Can Crustaceans Really Stop a Speeding Bullet?
Lobsters are the caped crusaders of the sea. Their body armor is tough. Their claws are strong. Their meat is tasty. But maybe there is more to these bottom-dwelling crustaceans than meets the eye. Scientists at MIT and Harvard think so.
A recent study from Ming Guo’s laboratory at MIT, with collaborators from Harvard University, has cracked the wondrous properties of a lobster’s underbelly. Published in the journal Acta Biomaterialia, the researchers determined both the ‘mechanics and mesoscopic structure’ of American Lobster membranes, with an eye towards developing flexible, yet durable, body armors.
Guo, in a discussion with MIT News, stated that he developed the idea for a lobster-inspired body armor while eating a lobster and noticing ‘that the transparent membrane on the animal’s belly was difficult to chew’. While researchers have long studied the rock-hard exoskeleton of crustaceans, their softer, watery insides have remained a mystery.
In the study, the MIT team studied the white, cartilaginous-like material on the underside of lobster tails and found that it possessed astounding material properties. Though it consists of about 90% water, it is as hard as rubber and is ‘fault tolerant’, meaning that a cut into one layer will not negatively impact the performance of other layers. These properties, coupled with its elastic nature, make it ideally suited for flexible armors.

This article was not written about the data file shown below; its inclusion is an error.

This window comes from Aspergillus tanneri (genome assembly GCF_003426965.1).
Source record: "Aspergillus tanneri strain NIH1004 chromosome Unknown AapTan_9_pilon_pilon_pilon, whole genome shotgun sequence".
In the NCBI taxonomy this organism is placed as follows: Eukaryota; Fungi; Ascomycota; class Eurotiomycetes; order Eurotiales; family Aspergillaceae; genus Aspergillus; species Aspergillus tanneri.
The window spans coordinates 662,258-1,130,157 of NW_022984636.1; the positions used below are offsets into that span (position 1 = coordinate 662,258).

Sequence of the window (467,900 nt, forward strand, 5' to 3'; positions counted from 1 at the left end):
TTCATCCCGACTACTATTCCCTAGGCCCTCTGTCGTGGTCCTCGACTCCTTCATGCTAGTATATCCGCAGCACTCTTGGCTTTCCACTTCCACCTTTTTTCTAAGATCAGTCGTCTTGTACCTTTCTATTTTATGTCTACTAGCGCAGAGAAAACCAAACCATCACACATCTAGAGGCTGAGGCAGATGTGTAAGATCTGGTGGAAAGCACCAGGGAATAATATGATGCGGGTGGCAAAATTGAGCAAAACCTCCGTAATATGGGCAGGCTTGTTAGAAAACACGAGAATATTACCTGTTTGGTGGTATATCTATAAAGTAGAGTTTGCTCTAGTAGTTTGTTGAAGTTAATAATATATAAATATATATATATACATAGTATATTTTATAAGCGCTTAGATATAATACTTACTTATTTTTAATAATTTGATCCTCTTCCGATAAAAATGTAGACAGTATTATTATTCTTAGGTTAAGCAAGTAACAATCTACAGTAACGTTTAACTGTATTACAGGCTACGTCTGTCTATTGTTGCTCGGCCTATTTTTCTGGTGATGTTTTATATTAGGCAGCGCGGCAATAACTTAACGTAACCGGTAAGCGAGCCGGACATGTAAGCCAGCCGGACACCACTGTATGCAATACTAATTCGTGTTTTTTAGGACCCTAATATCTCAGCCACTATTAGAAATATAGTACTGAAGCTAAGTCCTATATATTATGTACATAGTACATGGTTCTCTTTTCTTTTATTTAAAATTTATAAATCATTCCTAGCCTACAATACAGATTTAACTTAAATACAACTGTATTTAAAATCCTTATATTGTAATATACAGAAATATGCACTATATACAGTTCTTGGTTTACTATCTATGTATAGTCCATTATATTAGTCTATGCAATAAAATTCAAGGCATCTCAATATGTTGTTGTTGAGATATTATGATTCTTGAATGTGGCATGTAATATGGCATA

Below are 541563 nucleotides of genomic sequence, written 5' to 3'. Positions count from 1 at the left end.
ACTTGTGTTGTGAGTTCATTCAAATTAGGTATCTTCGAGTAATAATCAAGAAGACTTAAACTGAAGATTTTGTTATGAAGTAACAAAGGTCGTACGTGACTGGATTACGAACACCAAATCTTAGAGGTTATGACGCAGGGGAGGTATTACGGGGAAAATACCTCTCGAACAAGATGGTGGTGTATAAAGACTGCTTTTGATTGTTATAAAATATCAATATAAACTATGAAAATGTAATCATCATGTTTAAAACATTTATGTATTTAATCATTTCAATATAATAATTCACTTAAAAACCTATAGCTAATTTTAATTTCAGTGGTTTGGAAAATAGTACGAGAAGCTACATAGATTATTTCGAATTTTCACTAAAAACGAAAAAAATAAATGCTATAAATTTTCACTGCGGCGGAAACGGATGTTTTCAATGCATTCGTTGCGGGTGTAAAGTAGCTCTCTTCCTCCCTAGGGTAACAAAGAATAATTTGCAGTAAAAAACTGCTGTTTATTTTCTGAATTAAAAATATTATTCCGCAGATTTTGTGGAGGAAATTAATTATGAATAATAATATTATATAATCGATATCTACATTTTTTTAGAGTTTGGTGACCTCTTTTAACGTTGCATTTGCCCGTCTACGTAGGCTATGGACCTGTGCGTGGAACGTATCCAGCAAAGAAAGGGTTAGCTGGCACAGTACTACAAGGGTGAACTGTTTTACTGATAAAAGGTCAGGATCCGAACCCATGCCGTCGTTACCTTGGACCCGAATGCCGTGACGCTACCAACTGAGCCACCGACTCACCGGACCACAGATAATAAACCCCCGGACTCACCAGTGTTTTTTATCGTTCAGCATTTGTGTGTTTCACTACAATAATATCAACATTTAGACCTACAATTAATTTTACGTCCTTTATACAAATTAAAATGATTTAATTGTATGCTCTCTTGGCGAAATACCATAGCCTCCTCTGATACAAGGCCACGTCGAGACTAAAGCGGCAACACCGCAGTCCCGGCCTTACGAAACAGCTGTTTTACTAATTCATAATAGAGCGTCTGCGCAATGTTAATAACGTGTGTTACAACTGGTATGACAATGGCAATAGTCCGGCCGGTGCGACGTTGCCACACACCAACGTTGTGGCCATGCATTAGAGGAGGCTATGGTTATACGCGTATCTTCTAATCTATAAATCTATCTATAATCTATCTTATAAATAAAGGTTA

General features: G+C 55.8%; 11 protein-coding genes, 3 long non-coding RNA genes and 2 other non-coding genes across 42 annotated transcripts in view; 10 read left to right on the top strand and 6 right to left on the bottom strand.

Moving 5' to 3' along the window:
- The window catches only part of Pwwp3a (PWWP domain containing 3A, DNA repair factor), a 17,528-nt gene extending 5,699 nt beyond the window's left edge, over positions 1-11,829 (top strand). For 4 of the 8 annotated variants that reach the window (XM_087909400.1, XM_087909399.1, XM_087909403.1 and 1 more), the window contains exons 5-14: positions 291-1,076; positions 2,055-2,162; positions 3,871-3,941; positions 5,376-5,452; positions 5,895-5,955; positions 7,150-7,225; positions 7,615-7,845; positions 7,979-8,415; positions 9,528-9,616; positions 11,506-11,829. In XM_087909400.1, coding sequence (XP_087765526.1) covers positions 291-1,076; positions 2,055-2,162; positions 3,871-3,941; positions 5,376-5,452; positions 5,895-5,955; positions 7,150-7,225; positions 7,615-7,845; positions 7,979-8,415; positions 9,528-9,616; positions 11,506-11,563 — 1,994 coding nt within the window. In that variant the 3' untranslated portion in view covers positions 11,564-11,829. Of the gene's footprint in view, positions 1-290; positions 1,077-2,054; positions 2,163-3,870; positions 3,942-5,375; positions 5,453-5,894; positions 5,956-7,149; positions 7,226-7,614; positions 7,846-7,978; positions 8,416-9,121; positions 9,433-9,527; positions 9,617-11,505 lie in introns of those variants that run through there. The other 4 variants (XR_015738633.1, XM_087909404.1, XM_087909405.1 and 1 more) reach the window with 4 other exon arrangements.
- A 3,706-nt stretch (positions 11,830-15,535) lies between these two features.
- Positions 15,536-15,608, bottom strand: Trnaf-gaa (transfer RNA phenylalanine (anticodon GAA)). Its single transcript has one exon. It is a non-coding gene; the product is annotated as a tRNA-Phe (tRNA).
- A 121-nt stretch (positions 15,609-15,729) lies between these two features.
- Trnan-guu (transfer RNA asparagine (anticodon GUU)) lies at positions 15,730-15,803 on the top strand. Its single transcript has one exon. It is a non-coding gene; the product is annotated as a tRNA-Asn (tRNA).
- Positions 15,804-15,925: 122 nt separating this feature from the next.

The authors then performed a serious of tests to determine the properties of the bio-derived material. They found that it could withstand forces up to 23.36 MPa (more than 23 million Pascals), which is roughly equivalent to the water spray pressure of high-powered pressure washers or the chamber pressure of a high-powered air gun.
Though consisting of mostly water, the ‘active ingredient’ in this material is chitin, a chemical polymer consisting of many sugars linked together. Similar to cellulose, chitin is among the most abundant chemicals found in nature — it makes up the hard shells of beetles, spiders and ants.
Chitin is impressive because it can easily be stacked into a three-dimensional lattice, which adds strength without severely impacting flexibility. In the research article, the authors mention that the lobster underside consists of ‘tens of thousands of layers’ that are stacked in a manner akin to the wood fibers in plywood.